|Mild Language, Violence
| The Good
Feels like the real events
Huge range of matches
Great Create A Player Mode
| The Bad
Story Mode is fairly linear
No analog control
Much like in real life, the videogame competition between
the WWF and it's nearest competitors has always been a little
lopsided. While the WCW and the ECW have put out games, they've
never really been as good as the WWF games. This third installment
of the Smackdown line of games is the first to grace the PS2
with promises of numerous match types, single player story
mode and a lot of multiplayer action.
Visually, the game does manage to take a step up from it's
PS predecessors. The character's facial models are excellent
(which is even more evident by the huge range of facial features
in the Create A Wrestler Mode) and for the most part, the
bodies look good. Each of the models look close to the originals
and are distinguishable by even casual fans. Shirtless wrestlers,
on the other hand, are a little rough looking, as the blocky
polygons don't translate to smooth muscle all that well. The
presentation and arenas, in particular, bring across a strong
familiarity with the live shows. Cutscenes and character entrances
are shot to mimic the live event and do well at it. While
backstage areas feel a little sparse, they are a nice change
of pace to being stuck in the ring the whole time.
Smackdown 3 really tries to bridge the gap between
single player and multiplayer. There are a huge variety of
matches that you can perform in, ranging from tag matches
to King of the Ring and Hell in a Cell. If you're playing
Single Player, you can perform in a Story Mode, which acts
like a season mode in other sports games, except that you
get a few choices along the line. During matches, allies and
enemies can come down to interfere. I will say that it was
nice to finally have a ref that did more than stand around
like window dressing. When outside the ring, you can be thrown
into the crowd or make your way back to more "out of the ring"
locations. The Create A Wrestler Mode is deep and allows a
lot of customization.
Pulling off moves is fairly easy, if you know what you're
doing. Those who rent this game without a manual will have
no idea what button does what until they spend a few tires
getting beat down by the computer. The only thing I wish was
present would have been a control tutorial to help teach new
gamers to videogame wrestling how to pull off moves without
resorting to serious button mashing. Moving around the ring
with the D-Pad (there is NO analog control) is stiff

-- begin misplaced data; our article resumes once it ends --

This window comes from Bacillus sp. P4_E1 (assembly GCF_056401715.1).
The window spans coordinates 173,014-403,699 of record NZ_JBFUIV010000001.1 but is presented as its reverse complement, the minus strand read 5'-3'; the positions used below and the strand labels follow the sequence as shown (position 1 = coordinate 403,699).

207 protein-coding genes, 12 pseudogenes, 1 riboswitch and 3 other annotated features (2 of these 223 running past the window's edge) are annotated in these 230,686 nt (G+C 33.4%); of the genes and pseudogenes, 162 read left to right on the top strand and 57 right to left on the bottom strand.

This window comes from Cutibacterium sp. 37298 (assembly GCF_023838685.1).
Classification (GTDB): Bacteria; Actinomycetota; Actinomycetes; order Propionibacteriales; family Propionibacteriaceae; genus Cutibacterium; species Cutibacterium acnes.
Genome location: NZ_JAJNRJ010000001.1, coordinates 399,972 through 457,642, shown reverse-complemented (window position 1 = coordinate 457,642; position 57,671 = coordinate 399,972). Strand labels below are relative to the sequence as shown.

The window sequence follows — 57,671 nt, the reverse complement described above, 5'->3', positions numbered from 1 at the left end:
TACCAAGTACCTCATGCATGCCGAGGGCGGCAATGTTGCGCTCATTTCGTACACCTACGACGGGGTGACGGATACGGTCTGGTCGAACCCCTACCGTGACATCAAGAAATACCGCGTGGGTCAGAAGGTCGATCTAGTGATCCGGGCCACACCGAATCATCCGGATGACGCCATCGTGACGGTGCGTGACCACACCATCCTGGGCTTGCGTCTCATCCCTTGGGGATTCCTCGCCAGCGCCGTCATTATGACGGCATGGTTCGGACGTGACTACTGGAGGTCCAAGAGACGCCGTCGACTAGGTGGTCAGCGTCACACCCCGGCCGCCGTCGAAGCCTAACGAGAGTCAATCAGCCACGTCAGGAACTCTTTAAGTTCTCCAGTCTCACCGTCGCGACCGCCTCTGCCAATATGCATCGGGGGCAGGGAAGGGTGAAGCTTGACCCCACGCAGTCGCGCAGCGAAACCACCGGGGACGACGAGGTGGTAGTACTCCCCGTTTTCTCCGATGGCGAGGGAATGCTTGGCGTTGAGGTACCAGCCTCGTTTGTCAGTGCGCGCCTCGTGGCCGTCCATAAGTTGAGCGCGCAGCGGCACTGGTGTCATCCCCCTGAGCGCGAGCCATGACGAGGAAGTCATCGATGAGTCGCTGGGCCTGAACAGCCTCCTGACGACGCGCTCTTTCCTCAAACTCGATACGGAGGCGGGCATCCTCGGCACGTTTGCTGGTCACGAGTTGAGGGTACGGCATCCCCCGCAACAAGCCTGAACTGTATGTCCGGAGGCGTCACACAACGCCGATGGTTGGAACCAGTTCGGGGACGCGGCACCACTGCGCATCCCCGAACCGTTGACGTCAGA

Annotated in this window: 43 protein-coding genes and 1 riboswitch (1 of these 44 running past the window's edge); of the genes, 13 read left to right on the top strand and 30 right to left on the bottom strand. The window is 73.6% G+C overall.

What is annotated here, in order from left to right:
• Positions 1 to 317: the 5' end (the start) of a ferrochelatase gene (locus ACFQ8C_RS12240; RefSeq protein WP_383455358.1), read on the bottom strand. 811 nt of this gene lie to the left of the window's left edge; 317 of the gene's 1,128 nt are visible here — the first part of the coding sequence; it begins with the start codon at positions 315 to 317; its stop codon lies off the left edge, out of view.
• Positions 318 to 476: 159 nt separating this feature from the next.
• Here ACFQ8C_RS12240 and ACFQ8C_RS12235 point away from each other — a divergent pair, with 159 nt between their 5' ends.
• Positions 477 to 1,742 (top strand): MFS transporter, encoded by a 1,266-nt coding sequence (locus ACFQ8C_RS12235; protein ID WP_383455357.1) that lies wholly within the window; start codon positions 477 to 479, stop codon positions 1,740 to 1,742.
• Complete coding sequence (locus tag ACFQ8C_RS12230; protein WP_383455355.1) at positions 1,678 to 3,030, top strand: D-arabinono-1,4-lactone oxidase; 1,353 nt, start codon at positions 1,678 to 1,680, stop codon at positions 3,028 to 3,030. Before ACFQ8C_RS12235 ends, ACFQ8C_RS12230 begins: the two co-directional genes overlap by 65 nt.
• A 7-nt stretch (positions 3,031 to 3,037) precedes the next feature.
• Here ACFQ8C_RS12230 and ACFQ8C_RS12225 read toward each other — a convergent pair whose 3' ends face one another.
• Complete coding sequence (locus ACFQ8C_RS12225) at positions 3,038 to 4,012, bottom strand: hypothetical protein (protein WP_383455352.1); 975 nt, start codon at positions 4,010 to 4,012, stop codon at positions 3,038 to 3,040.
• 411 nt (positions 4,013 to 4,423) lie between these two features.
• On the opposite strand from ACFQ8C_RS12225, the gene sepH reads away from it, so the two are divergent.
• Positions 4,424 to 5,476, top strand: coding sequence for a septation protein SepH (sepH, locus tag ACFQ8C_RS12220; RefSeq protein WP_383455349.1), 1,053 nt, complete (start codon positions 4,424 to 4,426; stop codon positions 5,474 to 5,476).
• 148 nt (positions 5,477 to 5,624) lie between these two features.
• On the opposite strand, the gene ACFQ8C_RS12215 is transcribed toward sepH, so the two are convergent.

and sometimes less than great. When in a fight and turned
away from the enemy, hitting the D-Pad to turn around sometimes
make you step back instead of putting you face-to-face.
All I can say about this is that the audio gets old really
quick. While the music and character intros are dead on and
the sound effects during fights are decent, the rest of the
audio is fairly annoying. The sound effects in the menus start
to get on your nerves after a few minutes. The biggest problem
is the "cut and paste" commentary, which feels more like an
unfunny Mad Lib than play-by-play. Ex: "[Insert wrestler's
name] has a devastating [insert special move]." The lines
that aren't piecemeal are bland and so generic that they lack
any personality. You'll want to turn down the volume no more
than thirty minutes into the game.
Aside from the Audio problems, there are a number of small
issues that seriously detract from what this game could be.
The story mode, even with a few choices, is fairly linear.
Once you play through it a few times, you'll grow tired of
it. Some randomness in the Story Mode could have given it
longer life. Also, the conversations are slow (most noticeably
because of the long pauses between lines and the fact that
characters mouth the same period of time no matter what is
actually being said). Originally, I would have thought that
voice-overs would have been nice, but seeing how poorly the
script is written, I think not having them was a better choice.
Outside of the lack of analog control, the only real problem
during matches is the obvious uselessness of submission moves.
Pulling one off rarely leads to a win. While pulling off a
Sharpshooter may be cool to do, it's less effective in winning
a match as just punching your opponent a few times.
SmackDown 3 is a decent wrestling game that fans of
the series or wrestling in general will enjoy. There is a
lot of variety in match types and the multiplayer portions
are pretty fun. If you're not big on wrestling, this game
will wear on your patience quickly. Consider this a rental
for when friends come over and all you want to do is beat
up on each other.